Sunday, 15 December 2013

Sexual reproduction in pre-Christian thought

Another example of homophobic haters rejecting equal marriage

Still reading Foucault, and came across this:

Galen's analysis concerning the aphrodisia are situated within the ancient thematic of the relations between death, immortality, and reproduction. For him as for a whole philosophical tradition, the necessity of the division of the sexes, the intensity of their mutual attraction, and the possibility of generation are rooted in the lack of eternity.[ Care of the Self: part IV ch1]

Further evidence of this can be found in Aristotle:

every living thing is meant by nature to go through a cycle of growth, activity in its prime, and decay leading to death. The teleological, cosmological explanation of this is that everything aims to imitate the Prime Mover in its eternal felicity insofar as it is able; but no composite, and therefore nothing composed of body and soul, can remain in existence as an individual for ever. Yet composite things can exist without end as a species ('numerically mortal but generically immortal'), thus individuals in a species of living things are meant to succeed one another in an endless cycle.[Here.]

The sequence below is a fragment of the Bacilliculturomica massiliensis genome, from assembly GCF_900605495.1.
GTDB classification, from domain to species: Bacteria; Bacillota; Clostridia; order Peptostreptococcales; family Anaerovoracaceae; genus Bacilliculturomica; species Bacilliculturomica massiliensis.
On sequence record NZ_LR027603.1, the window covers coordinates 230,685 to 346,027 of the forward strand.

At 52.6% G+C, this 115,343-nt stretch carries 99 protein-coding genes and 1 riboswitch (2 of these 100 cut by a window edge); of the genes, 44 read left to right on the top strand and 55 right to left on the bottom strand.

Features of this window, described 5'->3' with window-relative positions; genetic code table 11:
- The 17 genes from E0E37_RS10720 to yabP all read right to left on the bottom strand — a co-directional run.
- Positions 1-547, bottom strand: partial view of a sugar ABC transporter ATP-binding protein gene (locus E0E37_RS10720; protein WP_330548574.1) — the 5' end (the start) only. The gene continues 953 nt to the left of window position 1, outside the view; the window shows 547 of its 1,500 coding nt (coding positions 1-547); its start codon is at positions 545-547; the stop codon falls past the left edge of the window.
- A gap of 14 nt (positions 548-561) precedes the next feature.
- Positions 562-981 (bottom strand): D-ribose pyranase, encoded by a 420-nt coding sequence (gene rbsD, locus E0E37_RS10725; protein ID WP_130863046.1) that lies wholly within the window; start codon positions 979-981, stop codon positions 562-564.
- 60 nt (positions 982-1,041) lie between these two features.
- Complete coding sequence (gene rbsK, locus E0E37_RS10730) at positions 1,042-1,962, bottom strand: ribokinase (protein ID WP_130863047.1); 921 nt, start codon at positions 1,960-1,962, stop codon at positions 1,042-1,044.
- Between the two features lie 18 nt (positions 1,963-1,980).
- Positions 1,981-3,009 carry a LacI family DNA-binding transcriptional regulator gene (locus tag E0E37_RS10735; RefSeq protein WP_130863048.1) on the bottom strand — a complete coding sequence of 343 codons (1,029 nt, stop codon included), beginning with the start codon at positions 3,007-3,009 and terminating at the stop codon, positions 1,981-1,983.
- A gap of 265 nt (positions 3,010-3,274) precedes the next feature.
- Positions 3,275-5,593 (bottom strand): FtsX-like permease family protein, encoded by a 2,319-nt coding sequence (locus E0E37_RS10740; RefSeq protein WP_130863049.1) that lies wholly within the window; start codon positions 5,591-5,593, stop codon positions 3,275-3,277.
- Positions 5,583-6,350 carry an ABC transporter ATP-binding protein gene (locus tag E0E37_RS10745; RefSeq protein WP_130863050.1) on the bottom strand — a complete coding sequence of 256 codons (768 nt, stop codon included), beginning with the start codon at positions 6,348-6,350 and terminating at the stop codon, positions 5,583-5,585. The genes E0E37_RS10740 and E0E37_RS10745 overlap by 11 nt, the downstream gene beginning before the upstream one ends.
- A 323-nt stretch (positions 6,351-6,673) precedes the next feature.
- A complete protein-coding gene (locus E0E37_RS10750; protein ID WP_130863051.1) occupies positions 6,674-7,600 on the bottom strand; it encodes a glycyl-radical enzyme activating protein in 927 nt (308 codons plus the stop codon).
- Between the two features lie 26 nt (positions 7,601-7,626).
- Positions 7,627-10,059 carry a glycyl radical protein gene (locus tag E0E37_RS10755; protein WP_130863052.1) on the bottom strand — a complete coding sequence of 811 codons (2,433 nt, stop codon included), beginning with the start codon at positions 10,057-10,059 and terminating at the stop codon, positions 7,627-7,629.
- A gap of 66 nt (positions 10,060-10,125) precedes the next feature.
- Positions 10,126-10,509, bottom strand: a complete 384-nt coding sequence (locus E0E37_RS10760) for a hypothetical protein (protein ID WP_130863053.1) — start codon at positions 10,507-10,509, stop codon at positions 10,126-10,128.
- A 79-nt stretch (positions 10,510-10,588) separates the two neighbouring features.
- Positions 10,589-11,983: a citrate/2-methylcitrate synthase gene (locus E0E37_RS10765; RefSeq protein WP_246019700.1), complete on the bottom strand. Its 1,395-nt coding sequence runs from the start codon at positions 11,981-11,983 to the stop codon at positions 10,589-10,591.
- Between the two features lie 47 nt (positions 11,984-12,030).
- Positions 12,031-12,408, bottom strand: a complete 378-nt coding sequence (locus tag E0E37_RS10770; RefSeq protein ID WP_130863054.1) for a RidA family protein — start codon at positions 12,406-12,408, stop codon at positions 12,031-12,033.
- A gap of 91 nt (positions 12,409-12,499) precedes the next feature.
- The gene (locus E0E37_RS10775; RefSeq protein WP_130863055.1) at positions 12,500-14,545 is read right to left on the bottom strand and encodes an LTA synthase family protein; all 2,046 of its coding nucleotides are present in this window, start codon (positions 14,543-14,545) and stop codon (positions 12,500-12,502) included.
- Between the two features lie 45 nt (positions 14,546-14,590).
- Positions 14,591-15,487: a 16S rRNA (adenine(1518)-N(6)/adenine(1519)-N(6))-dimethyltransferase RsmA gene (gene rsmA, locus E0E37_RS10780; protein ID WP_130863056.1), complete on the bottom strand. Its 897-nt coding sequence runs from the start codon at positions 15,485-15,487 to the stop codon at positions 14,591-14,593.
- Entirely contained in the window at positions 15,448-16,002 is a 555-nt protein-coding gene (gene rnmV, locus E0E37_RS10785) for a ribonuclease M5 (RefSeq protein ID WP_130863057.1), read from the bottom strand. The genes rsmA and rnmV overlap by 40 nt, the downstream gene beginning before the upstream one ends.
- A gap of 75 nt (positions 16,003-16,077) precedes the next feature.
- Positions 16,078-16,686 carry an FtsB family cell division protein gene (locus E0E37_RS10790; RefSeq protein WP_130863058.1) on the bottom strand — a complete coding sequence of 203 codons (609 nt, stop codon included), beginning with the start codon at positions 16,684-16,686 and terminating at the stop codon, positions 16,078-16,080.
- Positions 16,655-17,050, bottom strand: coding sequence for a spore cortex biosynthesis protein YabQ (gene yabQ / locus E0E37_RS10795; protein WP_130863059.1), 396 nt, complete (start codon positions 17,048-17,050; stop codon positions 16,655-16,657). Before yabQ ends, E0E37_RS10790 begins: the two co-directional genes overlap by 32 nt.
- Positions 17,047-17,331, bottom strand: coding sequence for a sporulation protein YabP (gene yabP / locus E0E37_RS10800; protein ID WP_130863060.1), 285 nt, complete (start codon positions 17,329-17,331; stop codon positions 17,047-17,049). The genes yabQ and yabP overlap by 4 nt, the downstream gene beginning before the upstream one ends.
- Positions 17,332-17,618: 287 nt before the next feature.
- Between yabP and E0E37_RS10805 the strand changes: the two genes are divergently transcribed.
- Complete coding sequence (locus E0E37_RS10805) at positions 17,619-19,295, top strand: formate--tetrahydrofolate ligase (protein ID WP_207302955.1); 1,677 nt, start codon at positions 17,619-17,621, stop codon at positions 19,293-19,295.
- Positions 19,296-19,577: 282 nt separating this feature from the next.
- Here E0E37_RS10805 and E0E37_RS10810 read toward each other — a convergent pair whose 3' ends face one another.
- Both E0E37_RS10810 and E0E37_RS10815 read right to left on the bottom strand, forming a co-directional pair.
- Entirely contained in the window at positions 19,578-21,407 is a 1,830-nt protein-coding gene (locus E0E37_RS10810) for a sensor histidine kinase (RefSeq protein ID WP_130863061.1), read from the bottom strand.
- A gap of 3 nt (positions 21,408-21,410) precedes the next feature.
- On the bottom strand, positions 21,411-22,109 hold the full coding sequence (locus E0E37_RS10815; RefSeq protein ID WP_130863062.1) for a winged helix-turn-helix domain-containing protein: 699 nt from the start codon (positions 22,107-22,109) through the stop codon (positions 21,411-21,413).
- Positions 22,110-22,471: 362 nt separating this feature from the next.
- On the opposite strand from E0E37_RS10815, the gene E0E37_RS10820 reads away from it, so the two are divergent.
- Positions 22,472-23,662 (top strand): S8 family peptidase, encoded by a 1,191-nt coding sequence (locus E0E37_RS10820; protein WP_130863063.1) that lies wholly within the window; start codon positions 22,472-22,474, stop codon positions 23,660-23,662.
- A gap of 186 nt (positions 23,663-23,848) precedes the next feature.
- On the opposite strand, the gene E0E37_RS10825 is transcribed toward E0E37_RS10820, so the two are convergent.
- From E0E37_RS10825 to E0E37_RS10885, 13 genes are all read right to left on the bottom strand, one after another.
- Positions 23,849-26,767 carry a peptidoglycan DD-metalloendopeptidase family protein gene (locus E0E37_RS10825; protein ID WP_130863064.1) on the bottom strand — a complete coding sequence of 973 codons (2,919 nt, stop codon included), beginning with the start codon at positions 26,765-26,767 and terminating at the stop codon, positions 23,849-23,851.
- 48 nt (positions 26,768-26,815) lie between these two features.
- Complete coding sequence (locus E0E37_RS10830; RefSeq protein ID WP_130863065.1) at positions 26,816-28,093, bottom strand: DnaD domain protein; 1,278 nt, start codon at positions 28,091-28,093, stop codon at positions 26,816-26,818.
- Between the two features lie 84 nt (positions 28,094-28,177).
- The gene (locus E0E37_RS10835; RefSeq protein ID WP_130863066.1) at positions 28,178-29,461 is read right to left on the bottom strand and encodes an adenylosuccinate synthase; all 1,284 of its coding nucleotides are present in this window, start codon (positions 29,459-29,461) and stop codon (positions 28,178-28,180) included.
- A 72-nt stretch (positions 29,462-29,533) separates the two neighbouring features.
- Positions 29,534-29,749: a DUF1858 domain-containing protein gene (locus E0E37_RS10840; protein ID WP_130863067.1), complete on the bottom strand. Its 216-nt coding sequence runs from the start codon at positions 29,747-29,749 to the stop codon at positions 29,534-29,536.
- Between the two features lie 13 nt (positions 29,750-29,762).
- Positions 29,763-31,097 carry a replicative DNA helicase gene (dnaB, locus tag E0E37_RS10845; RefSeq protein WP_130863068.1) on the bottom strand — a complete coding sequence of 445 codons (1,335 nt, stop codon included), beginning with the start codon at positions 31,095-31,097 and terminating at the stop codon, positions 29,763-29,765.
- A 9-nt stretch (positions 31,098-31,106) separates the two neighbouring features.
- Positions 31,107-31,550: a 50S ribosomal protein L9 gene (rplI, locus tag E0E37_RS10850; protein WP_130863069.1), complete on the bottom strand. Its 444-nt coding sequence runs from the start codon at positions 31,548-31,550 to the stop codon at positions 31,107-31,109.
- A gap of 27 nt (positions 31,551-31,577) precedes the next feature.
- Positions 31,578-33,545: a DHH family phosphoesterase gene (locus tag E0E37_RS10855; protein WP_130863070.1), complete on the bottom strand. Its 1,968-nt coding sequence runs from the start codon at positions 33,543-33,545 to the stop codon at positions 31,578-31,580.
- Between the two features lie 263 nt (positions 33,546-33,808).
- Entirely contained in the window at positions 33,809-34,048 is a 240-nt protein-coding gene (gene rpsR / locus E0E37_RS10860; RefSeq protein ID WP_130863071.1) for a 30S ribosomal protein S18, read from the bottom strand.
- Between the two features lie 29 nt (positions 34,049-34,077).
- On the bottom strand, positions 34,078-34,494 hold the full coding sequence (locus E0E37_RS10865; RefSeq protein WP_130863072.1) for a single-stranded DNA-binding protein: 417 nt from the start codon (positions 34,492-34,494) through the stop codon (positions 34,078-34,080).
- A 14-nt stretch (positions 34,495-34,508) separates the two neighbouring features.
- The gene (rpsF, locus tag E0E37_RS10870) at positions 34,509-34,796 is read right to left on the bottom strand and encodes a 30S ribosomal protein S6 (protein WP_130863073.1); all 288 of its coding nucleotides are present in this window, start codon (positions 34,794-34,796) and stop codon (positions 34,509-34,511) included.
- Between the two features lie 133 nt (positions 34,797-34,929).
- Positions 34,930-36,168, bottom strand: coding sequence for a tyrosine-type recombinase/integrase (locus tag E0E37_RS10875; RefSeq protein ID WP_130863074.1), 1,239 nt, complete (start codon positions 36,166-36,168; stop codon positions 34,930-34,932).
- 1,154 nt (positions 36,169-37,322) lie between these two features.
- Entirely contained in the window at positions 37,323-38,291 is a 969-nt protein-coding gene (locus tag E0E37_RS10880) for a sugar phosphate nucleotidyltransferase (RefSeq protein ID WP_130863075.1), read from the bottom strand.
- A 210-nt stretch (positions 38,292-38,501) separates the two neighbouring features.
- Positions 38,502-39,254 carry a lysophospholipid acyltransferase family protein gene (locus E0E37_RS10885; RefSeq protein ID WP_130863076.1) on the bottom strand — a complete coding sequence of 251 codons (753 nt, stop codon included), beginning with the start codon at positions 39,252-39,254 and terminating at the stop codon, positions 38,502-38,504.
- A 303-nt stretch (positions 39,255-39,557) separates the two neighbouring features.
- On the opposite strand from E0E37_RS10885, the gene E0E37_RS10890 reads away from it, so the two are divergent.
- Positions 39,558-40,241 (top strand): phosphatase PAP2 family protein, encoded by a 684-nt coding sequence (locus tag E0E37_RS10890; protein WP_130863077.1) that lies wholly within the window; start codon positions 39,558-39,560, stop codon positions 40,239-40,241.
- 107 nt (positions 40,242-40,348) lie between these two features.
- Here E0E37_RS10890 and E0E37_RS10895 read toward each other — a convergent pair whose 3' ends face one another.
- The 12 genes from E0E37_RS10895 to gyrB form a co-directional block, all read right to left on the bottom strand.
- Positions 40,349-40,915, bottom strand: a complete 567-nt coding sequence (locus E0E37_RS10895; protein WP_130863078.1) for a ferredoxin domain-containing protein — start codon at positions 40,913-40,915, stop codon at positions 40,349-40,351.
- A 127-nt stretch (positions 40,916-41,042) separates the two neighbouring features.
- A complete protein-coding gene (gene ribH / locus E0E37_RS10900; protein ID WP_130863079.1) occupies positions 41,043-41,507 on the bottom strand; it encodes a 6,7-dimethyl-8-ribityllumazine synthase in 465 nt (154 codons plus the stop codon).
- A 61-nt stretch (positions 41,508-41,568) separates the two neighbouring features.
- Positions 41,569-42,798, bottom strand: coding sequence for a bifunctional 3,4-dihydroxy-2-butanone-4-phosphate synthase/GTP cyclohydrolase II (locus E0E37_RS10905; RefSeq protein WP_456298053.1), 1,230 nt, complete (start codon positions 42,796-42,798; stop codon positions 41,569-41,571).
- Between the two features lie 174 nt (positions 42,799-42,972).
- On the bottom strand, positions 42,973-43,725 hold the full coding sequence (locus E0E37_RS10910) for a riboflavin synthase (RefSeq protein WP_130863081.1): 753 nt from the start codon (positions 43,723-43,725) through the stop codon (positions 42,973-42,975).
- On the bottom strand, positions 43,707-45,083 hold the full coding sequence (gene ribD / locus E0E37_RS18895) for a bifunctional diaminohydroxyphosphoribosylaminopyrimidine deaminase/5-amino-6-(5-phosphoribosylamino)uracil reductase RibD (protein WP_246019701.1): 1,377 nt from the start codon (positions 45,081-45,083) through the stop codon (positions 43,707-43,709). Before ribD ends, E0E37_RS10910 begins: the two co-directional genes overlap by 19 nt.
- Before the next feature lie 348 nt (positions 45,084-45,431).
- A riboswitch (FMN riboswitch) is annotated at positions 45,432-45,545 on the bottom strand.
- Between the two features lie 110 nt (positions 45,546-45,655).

Catholicism is familiar with the idea that sex (both in terms of the activity and the genders) has theological implications from Von Balthasar and the Theology of the Body. But both Galen and Aristotle remind us that the general sense that sex has (roughly) transcendent implications was spotted without revelation. Even in post-Christian culture, we have (eg) alchemy, Schopenhauer and D.H. Lawrence regarding sex (and the differences between the sexes) as somehow having cosmic significance without reference to specifically Christian beliefs.

Whether you regard such views as rooted in the hardwiring of the universe, or as part of that imaginative Lebenswelt which has been formed by Western culture, the gradual erosion of that heterosexual gaze in favour of a homosexual one which downplays the importance of those sexual differences is at least a profound change and, from a Catholic perspective, a profound loss. It's interesting that La Manif pour tous -the French organization which campaigned against the introduction of same sex 'marriage'- now seems to have switched its attention to 'Gender Ideology', or the ideological downplaying of the differences between the sexes.

Not much sign of that in Scotland, of course...

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